Platform-Style Video Games with Construct

Adding Behaviors

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This video shows how to add behaviors to objects, which implement frequently needed functionality in video games.


  • Construct 2
  • Sprite
  • Behaviors

About this video

Lee Stemkoski
First online
15 February 2019
Online ISBN
Copyright information
© Lee Stemkoski 2019

Video Transcript

Lee Stemkoski: To add some functionality to our Koala, there’s two ways you can do that. For very commonly needed functionality in video games, you can add things called Behaviors. So for example, my Koala does some pretty standard platform game behaviors such as walking from side to side and jumping. So with my Koala selected at that blue box around it, I’m going to go look at the properties of the Koala. And in this list, you’ll see a blue underlined word called Behaviors. Go ahead and click on that. A window will appear with a list of attached behaviors. It’s currently empty because we’ve added none. Click that plus icon. You’ll see a large list of behaviors which opens up. We want to choose the Platform behavior. It’s under the Movement categories towards the bottom. And you’ll notice it says jump and run between platforms. That is to say solid objects. So we’ll add that behavior to our Koala.

It appears in the list and we can close this. Actually no. Before we close this, we’ll add one more behavior as well. Since it’s a large level, we want to keep the camera focused on the Koala at all times. So adding a second behavior under the General category, we’ll add Scroll To. This refers to the camera. It will always stay centered on our Koala. So add that behavior as well. Now with these two behaviors, we can close that.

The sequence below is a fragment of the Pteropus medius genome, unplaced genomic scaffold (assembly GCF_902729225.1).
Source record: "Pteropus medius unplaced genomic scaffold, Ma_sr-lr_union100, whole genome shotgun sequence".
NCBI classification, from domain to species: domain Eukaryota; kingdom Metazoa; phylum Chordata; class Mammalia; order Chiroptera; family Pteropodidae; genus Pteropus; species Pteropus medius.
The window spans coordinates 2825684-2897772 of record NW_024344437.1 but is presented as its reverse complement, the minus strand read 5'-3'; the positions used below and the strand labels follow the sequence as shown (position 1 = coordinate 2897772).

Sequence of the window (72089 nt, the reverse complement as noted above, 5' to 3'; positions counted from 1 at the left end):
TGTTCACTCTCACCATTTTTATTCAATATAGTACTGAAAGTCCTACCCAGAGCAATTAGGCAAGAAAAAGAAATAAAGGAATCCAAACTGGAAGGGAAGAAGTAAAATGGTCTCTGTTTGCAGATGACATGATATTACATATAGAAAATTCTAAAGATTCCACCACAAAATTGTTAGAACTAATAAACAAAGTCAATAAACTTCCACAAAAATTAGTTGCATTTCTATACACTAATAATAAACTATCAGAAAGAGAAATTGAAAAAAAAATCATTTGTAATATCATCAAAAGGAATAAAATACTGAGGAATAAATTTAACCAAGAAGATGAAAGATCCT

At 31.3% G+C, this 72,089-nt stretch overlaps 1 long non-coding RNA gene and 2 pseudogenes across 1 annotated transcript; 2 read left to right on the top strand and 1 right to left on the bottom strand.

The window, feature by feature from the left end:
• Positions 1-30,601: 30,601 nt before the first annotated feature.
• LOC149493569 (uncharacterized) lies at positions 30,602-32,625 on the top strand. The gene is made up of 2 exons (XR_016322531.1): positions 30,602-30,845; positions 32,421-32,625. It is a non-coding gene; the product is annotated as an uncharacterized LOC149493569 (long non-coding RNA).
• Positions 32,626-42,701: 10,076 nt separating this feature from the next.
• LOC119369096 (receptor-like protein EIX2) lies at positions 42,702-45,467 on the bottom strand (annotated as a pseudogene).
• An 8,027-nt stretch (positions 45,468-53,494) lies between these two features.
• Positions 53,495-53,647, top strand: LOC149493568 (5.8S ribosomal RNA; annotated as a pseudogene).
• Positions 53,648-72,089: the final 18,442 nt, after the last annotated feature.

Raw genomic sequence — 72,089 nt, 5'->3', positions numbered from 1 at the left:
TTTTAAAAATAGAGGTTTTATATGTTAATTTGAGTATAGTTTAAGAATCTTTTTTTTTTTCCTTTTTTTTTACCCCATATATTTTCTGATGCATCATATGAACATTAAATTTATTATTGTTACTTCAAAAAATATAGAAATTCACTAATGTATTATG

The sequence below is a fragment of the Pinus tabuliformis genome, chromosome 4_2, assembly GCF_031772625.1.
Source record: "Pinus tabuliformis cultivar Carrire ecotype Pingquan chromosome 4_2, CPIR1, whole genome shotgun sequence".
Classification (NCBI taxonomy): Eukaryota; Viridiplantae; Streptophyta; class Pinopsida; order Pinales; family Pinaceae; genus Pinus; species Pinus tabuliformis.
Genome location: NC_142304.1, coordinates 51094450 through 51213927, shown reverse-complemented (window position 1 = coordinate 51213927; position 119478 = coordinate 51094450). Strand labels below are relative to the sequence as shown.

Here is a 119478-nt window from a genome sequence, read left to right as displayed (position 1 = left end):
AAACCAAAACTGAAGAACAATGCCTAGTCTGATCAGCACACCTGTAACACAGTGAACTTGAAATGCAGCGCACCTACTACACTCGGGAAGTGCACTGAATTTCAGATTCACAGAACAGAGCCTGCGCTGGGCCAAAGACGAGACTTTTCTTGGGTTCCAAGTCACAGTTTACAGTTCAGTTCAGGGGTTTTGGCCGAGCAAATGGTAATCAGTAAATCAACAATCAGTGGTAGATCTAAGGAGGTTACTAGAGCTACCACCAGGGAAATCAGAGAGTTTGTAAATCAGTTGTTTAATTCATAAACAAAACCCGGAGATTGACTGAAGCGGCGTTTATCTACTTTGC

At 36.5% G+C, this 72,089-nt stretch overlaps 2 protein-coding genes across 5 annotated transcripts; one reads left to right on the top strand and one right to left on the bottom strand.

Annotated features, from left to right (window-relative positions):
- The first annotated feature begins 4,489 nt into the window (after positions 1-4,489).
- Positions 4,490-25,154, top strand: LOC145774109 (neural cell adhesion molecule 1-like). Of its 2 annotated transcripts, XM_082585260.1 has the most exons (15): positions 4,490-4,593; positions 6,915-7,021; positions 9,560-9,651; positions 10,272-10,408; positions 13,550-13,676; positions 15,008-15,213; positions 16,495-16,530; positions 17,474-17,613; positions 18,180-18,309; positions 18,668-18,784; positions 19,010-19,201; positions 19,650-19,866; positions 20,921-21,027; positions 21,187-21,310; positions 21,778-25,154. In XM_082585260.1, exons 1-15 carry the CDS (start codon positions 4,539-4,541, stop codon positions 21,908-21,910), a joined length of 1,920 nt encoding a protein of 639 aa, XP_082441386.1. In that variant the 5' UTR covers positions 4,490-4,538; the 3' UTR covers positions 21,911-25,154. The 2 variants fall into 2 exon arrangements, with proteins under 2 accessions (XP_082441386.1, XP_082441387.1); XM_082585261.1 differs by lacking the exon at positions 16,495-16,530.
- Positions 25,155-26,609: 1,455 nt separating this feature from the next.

Finally, we need to declare which objects are solids. The easiest way to do this is in the lower right-hand panel, which might still feature the tilemap. Click on the tab on the left which says Objects to get a list of all the objects in our game. Click on the Tilemap object and then you’ll notice the tilemaps highlighted in blue and the Properties panel on the left changes to give us properties of the tilemap. Click on Behaviors and we’ll add a behavior to that by clicking on the plus icon. We’ll add the behavior of Solid. The tilemap won’t do anything but other behaviors which interacts with solid objects will recognize that every tile on the tilemap should be treated as a solid. Click on Add. We’ll see Solid appears in this list and we’ll click the x button.

All right, we’re ready to test the game. So let’s save our game. So it’s good to save. And then we’re going to press the run layout icon in the top. It looks like a little play icon, a right facing triangle. This will open up a web browser. We’ll be able to play our game in that browser. Now the default controls. Use the left and right arrow keys to move our Koala to the left and right and use the up arrow key to jump. So right now, our Koala can move. It looks like it’s sliding across the level. It’s going a little bit fast. We can change some behaviors to fix that. We also need to add some customized events to get the Koala to activate the correct animations. And finally, using the up arrow key to jump feels a little bit unintuitive to me. So we’ll also add some customized keyboard controls. I’d rather use, for instance, the J key to jump.

So let’s go ahead and close this web browser. Returning to Construct 2, we’re going to start adding some events, but first, we need to add a keyboard object. This enables us to access keyboard at conditions in our event sheet. So in the layout, go ahead and right click, Insert a New Object and that list of objects under the Input category. Let’s select the Keyboard. Don’t really need to rename the keyboard, just choose the Insert button. Nothing appears on the screen, but the keyboard is now available to the entire project.